Commission for Aviation Regulation, Ireland


In January 2019, the Commission for Aviation Regulation (CAR) published the final version of Dublin Airport Authority (daa) Capex Investment Programme 2020+ (CIP) outlining daa’s intended airport development projects. CAR is the body responsible for reviewing and approving the CIP, in terms of deciding if and how the associated funding can be recovered from airport users in the form of airport charges. To help assess operational improvements brought by the CIP capacity projects, CAR asked us to undertake a high-level feasibility and operational impact assessment of the selected projects on airfield performance.

Role of Egis

We were appointed to:

  • Update the existing airside and passenger terminal building (PTB) fast-time simulation (FTS) models of Dublin airport so that they include proposed CIP projects;
  • Test that both the airside and PTB models can handle the anticipated levels of traffic while maintaining acceptable Level of Service (LoS);
  • Perform a qualitative assessment of the results from the FTS, elaborating on the overall future performance of the airfield, given the assumed future layout, traffic levels and operational procedures;
  • Perform a high-level quantitative assessment of the results from the FTS, reporting on a set of airport performance metrics agreed with CAR.

In order to understand the future operating concept and to gather critical data required for the study, a series of consultations were undertaken with the key airport stakeholders.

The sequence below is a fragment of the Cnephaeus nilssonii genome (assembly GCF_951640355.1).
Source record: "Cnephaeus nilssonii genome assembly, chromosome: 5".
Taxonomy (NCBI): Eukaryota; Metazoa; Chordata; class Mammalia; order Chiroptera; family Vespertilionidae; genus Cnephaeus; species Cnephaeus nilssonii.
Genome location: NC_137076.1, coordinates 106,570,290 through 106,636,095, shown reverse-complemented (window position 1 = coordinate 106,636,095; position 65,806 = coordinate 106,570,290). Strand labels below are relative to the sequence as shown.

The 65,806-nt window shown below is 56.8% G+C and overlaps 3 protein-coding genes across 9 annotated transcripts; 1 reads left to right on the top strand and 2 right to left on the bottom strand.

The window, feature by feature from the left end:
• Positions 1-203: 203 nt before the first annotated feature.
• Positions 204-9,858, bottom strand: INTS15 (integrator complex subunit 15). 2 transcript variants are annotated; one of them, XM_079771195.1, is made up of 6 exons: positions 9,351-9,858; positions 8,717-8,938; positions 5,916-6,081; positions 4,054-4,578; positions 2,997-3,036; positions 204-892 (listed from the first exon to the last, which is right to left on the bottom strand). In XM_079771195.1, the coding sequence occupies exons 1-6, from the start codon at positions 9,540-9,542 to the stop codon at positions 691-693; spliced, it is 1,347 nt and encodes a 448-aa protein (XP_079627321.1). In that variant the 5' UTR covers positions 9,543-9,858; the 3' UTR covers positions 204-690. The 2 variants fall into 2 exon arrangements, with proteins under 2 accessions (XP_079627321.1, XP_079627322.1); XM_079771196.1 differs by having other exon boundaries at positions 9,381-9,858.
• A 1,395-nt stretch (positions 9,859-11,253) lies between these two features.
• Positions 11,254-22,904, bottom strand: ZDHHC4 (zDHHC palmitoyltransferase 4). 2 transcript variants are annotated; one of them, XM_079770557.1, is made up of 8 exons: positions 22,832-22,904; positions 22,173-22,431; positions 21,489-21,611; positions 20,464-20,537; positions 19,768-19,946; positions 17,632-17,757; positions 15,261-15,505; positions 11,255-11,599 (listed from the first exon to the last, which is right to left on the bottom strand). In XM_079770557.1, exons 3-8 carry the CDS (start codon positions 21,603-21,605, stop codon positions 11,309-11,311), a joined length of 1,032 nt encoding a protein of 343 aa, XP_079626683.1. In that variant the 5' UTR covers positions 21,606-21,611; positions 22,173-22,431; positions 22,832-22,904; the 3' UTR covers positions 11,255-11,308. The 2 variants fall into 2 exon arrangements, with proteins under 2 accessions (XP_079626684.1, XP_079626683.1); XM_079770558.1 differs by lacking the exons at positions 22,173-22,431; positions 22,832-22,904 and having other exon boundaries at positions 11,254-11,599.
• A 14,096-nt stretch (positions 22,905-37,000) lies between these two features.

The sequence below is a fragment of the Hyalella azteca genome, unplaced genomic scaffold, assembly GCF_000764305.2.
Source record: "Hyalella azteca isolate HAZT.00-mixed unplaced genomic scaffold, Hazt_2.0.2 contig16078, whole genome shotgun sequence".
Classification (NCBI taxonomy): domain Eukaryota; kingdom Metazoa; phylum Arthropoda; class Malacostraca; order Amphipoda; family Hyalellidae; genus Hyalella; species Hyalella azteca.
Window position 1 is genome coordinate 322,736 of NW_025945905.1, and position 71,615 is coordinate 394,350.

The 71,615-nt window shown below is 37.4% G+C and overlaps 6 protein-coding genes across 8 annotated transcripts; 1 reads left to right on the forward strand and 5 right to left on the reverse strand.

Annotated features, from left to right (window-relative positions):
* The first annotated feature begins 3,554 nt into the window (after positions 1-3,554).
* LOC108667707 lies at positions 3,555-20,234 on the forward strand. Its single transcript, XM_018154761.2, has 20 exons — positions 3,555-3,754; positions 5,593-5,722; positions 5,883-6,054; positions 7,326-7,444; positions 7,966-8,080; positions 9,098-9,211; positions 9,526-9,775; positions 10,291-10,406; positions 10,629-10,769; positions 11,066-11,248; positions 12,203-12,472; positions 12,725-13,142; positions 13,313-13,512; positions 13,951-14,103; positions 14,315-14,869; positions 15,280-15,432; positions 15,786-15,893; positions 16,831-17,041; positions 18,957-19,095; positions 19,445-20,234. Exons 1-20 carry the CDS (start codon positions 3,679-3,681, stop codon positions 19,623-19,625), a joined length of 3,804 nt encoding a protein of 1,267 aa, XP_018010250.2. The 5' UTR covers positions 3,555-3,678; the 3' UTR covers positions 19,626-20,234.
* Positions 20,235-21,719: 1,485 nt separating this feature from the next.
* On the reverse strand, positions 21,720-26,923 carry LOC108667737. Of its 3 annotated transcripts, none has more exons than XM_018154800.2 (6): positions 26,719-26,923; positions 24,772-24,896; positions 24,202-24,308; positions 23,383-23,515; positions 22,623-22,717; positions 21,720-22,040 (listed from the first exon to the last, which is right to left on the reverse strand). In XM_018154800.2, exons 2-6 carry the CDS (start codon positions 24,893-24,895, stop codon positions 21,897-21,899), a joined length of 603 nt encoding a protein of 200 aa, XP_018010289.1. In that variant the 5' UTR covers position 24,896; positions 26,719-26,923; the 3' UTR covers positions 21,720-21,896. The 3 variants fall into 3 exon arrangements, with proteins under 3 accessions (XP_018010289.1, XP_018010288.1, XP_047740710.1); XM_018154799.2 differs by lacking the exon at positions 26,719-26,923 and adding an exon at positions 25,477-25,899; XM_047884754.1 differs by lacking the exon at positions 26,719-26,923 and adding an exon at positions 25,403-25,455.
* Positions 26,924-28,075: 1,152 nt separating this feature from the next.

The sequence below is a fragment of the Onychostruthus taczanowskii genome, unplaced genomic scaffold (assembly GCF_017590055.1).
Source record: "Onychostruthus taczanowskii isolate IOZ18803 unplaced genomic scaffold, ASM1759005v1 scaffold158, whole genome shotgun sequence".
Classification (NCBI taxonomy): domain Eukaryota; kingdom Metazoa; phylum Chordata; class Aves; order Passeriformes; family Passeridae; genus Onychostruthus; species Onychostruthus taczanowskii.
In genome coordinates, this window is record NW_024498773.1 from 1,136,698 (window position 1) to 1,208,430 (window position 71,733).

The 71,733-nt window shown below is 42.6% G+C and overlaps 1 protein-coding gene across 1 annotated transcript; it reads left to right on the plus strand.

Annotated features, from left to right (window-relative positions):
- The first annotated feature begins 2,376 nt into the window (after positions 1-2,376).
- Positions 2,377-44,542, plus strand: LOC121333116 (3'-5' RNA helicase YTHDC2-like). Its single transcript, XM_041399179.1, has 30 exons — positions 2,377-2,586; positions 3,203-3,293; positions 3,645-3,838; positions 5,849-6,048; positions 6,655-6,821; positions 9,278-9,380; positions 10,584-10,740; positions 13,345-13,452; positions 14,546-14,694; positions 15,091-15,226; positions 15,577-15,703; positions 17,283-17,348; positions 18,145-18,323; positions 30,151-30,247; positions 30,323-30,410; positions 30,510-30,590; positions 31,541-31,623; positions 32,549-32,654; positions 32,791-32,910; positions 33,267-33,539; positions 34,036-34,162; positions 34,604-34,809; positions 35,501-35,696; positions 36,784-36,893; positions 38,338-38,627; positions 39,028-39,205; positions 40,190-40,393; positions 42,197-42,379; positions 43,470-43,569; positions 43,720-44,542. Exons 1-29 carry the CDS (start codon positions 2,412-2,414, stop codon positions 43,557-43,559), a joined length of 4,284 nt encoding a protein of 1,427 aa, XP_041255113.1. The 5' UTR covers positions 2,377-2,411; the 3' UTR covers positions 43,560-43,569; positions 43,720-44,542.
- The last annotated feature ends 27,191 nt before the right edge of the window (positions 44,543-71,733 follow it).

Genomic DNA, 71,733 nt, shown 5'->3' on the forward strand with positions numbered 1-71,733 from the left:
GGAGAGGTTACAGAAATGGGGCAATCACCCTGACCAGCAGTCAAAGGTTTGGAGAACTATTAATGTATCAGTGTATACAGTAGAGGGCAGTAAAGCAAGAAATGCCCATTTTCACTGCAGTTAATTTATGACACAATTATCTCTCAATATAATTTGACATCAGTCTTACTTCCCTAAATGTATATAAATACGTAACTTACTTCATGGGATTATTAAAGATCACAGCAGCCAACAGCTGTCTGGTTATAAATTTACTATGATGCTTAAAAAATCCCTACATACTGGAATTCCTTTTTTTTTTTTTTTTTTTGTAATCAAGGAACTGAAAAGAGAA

Both FTS models used for this study were developed back in 2017 during the Airfield Capacity Assessment project. Since then, the airside model has been used regularly to support Dublin airport’s seasonal capacity declaration. Nevertheless, to ensure the CIP projects were modelled correctly, both airside and PTB models were reviewed by airport stakeholders and the feedback received was implemented.


The assessment of various elements of the proposed airside infrastructure generated useful data and learning points including:

  • The maximum runway throughput with a dedicated fleet mix;
  • Expected runway holding delays;
  • Ability of the taxiways to handle aircraft movements and the amount of delay they generated when congested;
  • The shortfall / over supply of aircraft stands by aircraft size category.

In a similar fashion some of the key findings from the terminal model included:

  • LoS expressed through average and peak waiting times and space provision metrics identified for each terminal facility;
  • Identification of potential bottlenecks and recommendations on what infrastructure would be needed to get the performance in these areas back to acceptable levels.

The results achieved through our FTS modelling allowed CAR to better inform its Draft Determination regarding Dublin Airport’s charges for the next regulatory period. CAR expressed satisfaction that we conducted a professional and independent capacity assessment and delivered a robust and considered set of results.

For further information on this project please contact us.

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Peter Straka

Peter Straka

Senior Consultant

+44 1252 451 651